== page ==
ENNIS, Texas --
With increasingly quicker reaction times, Westerfield left on everybody he faced and reeled off one low-5.50 after another, highlighted by a 5.55 to 5.58 final-round decision over Manzo, whose last runner-up was 43 finals ago at the 2006 Winternationals. "That's about the best weekend anybody could have - not because I won but because I ended his streak," Westerfield said. "That's all anybody wanted to talk about."
Manzo had a solid .059 reaction time, but Westerfield, who is getting married next weekend, was even quicker with a .051 and fought his car off the centerline in low gear. "It went right almost immediately," he said. "I thought, 'I might end up hitting something, but no way am I lifting or short-shifting this one.' Just as I was getting really close to the centerline, the shift light finally came on, and I got it back in the groove. I actually thought I lost - I never saw my win-light come on. He wasn't too happy. He was loaded up and out of there in no time."
With the victory, Westerfield, who broke into the Top 10 for the first time last year, is up to second in the national standings, one point ahead of John Lombardo. He qualified his CP-Carrillo entry No. 3 behind Manzo and Annie Whiteley with a 5.54 and ran a career-best 5.52 in the first round to take out Texan Steve Burck, who slowed to a 5.93. From there, it was nothing but Top 5 drivers and side-by-side 5.50s the rest of the way: Lombardo fell in the second round, 5.53 to 5.56; Whiteley lost on a slight holeshot in the semi's, 5.54 to 5.52; and Manzo slipped to a 5.58 to fall short of his 5.55 in the final.
Racing at Dallas for the first time since the 1990s and just the fourth time in his career, Manzo ruled until the semifinals, where he lost lane choice for the final in a 5.55 win over Jay Payne. After qualifying No. 1 with a 5.50 that held up all weekend for low e.t., his 5.60 in the first round took out Ro Yale, who cut a .004 light and anchored the field with a career-best 6-flat - quicker than surprise non-qualifiers Tony Bartone and Brian Hough ran. Manzo then ran a 5.51 in a second-round win over Bryan Brown's engine-blowing 5.98 and edged Payne in a great semifinal race, 5.55 to 5.58.
The rare final-round loss may have ended Manzo's streak, but in just a month he's rocketed from the lower rungs of the Top 10 to a huge lead. With 15 consecutive round-wins and victories at Brainerd, Indy, and Charlotte, he now tops the standings by 85 points and almost certainly will close his incredible career with yet another championship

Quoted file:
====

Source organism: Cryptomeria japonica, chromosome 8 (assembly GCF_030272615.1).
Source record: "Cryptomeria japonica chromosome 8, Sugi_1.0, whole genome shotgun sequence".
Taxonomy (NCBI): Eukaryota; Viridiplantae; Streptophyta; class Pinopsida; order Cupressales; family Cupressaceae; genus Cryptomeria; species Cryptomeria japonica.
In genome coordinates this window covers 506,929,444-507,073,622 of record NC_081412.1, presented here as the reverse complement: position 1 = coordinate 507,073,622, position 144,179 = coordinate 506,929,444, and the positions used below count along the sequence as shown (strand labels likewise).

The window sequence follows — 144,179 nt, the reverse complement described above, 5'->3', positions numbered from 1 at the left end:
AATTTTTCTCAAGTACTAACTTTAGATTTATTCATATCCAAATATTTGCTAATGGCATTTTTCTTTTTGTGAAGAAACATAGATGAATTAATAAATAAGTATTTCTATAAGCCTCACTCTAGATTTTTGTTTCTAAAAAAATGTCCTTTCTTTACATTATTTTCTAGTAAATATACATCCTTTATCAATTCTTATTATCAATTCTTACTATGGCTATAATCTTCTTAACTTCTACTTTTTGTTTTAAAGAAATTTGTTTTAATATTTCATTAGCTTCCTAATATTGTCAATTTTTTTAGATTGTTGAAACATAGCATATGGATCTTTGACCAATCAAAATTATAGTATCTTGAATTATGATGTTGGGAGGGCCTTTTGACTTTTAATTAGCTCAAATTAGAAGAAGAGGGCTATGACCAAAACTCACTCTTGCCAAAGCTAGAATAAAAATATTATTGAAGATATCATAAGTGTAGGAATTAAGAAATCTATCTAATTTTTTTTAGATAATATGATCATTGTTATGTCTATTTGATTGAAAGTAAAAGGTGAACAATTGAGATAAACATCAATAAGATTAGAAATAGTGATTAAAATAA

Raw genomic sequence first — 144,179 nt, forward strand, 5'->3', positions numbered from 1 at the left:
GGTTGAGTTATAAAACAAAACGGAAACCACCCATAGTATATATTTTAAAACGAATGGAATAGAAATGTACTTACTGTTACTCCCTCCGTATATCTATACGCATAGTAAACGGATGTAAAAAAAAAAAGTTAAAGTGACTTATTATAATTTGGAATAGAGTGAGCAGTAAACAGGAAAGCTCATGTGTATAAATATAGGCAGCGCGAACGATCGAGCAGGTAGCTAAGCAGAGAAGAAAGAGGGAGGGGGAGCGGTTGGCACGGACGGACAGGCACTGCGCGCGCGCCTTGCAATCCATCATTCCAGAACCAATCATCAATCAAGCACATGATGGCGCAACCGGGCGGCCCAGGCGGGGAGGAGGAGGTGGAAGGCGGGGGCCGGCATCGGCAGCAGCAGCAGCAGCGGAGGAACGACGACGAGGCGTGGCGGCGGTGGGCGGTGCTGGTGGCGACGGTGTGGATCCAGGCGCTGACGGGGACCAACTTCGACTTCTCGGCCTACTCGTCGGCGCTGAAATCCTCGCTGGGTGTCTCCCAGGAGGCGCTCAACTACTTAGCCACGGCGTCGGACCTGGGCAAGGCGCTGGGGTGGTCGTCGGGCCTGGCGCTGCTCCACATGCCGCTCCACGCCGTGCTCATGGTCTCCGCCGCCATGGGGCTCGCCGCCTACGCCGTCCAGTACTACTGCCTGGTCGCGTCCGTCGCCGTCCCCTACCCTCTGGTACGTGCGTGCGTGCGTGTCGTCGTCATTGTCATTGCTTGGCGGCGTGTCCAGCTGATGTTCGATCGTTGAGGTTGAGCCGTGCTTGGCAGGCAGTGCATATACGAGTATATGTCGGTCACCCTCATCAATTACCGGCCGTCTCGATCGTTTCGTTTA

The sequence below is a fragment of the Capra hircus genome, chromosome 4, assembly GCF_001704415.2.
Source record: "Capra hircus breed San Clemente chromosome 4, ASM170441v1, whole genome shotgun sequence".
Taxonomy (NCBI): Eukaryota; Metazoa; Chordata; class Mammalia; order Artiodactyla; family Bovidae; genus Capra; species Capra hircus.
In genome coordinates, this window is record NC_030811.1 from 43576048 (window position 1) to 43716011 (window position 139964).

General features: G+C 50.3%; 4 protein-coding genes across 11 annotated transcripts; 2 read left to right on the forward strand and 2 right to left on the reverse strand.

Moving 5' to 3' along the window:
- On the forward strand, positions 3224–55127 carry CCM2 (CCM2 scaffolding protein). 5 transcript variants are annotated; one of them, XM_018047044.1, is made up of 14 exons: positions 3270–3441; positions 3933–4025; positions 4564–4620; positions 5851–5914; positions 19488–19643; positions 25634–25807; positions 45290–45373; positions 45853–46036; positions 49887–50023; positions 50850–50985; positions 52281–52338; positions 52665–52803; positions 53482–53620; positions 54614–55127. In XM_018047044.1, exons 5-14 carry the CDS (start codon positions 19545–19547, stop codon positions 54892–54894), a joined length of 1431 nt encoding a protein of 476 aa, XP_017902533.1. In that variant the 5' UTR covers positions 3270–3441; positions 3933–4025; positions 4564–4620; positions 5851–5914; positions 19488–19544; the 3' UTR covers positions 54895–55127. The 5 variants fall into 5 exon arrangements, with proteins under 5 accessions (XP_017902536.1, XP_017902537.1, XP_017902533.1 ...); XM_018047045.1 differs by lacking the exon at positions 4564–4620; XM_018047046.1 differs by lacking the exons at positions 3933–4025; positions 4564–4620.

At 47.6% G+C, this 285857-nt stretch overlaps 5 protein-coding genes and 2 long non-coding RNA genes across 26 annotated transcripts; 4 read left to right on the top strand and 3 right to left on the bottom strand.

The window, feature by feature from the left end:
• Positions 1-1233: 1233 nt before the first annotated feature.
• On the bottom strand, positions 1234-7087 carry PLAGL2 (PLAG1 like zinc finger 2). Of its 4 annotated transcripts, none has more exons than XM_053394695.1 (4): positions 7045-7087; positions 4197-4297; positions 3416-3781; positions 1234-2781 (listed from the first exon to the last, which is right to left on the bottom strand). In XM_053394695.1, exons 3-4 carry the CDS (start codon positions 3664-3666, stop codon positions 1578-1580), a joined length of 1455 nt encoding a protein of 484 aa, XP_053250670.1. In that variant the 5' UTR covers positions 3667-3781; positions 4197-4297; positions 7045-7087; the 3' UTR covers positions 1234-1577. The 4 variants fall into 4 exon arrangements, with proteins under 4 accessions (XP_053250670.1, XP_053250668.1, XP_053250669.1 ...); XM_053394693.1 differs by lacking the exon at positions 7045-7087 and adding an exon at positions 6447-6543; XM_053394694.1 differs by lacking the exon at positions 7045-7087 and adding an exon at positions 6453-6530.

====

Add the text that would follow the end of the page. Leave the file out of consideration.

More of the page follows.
Jim Whiteley, like Manzo, is the defending national champ, just won Indy, recently announced that this will be his final season, has a commanding points lead, has won an overwhelming percentage of his career finals, and was part of a side-by-side final in Dallas. Unlike Manzo, he won.
Whiteley and Bill Reichert, who have combined to win six of the past seven Top Alcohol Dragster championships, both ran 5.32s in the final. Whiteley got off the mark first, .075 to .089, and ran slightly quicker, 5.322 to 5.327, to persevere by 19-thousandths of a second. "I can always hear those A/Fuel cars, so I knew he was there somewhere, but I had no idea it was that close," Whiteley said. "We had to take it easy on the motor. The number two main cap was broken completely in two, and we're real fortunate that it survived the run. The crank probably should have come out of it."
Whiteley qualified his YNot Racing Dragster No. 1 with a 5.24 at 274.50 mph (top speed) and made his best run of the season, a 5.23 (low e.t.) in a first-round win over Michael Manners, who was unable to appear. A steady 5.28 took out Monroe Guest in the second round and the first of back-to-back 5.32s was enough against Joey Severance in a semifinal match both were lucky to survive.
Severance got into his own oil, veered into Whiteley's lane, corrected, and slid down the centerline for hundreds of feet on the left tires before miraculously steering back into his lane unscathed. "I saw him coming at me and wondered what was going to happen," Whiteley said. "Then I saw him turn and knew I was OK, but somebody was definitely watching out for him that time."
Running conservatively in the final, Whiteley managed another 5.32 to all but lock up his second straight championship. "I heard some rumors that I need to just qualify in Las Vegas to clinch this, but I'm not sure," he said. "I've been told that if I quit right now, [Chris] Demke would have to win every race for the rest of the year to pass me. [Brandon] Booher has come on here lately, and if he does well at Reading, Vegas, and Pomona, maybe he could take us, so we'll just have to wait and see. I'll miss racing this car next year, but I've done what I wanted to do. We set out to win a championship, and it looks like we might get two."
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